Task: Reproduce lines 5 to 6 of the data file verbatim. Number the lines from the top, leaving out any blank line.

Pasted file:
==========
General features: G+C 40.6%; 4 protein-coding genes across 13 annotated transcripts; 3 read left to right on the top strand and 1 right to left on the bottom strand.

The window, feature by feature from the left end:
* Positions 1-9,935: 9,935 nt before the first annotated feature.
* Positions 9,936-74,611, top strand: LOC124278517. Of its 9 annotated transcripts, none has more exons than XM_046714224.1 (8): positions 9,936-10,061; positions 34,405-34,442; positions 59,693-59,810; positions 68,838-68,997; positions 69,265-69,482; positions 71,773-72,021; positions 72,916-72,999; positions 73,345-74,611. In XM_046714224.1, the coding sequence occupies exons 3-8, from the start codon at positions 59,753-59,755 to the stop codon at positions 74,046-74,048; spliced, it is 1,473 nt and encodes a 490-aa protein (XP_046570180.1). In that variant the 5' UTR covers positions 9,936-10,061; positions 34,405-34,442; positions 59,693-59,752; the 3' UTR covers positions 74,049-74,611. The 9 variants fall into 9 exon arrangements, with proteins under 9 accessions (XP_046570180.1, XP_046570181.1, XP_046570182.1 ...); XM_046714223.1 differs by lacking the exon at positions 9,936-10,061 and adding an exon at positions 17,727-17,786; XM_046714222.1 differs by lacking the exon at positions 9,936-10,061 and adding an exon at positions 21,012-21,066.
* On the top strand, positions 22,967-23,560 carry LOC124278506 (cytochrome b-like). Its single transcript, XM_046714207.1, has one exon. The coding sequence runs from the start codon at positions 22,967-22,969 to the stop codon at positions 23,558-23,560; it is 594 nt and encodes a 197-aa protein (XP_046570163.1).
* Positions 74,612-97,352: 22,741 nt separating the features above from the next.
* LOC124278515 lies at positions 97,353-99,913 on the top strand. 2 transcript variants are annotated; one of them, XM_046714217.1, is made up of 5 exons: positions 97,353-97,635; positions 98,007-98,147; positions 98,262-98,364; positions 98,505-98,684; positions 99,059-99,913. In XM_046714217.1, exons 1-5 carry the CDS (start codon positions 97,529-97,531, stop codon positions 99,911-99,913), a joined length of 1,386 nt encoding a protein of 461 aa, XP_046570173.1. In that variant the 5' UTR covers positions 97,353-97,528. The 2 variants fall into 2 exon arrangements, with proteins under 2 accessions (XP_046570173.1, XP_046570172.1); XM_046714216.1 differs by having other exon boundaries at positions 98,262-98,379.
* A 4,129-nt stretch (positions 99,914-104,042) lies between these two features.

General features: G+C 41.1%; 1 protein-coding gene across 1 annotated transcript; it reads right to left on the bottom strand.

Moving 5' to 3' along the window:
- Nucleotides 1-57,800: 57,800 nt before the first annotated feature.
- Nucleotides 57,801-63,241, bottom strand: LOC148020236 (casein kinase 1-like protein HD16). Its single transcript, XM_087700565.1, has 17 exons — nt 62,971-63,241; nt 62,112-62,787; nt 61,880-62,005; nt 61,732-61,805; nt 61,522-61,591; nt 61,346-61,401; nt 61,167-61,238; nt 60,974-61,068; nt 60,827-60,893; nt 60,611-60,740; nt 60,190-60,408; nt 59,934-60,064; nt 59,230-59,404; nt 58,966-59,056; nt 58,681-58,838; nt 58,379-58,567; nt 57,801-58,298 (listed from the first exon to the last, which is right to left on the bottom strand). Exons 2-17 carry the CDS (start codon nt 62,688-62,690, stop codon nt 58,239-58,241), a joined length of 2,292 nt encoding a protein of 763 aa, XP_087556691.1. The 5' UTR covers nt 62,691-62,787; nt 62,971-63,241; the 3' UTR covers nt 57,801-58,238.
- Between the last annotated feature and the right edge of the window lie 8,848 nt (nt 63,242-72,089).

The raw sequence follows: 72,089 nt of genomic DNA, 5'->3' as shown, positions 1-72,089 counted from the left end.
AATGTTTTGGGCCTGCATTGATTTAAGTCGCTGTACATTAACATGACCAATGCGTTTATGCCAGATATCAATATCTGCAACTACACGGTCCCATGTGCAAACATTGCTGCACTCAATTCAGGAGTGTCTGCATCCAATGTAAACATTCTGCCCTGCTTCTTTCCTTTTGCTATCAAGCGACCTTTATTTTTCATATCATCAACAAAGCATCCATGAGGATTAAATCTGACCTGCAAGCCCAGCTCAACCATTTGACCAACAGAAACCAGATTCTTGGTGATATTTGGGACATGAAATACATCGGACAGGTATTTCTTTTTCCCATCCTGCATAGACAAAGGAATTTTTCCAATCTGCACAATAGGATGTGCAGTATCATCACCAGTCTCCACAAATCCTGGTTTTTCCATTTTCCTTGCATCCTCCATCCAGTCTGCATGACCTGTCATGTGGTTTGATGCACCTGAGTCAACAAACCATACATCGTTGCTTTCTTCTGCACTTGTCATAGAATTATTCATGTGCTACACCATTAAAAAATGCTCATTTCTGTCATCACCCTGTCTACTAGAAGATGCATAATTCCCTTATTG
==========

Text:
* On the top strand, positions 22,967-23,560 carry LOC124278506 (cytochrome b-like). Its single transcript, XM_046714207.1, has one exon. The coding sequence runs from the start codon at positions 22,967-22,969 to the stop codon at positions 23,558-23,560; it is 594 nt and encodes a 197-aa protein (XP_046570163.1).
* Positions 74,612-97,352: 22,741 nt separating the features above from the next.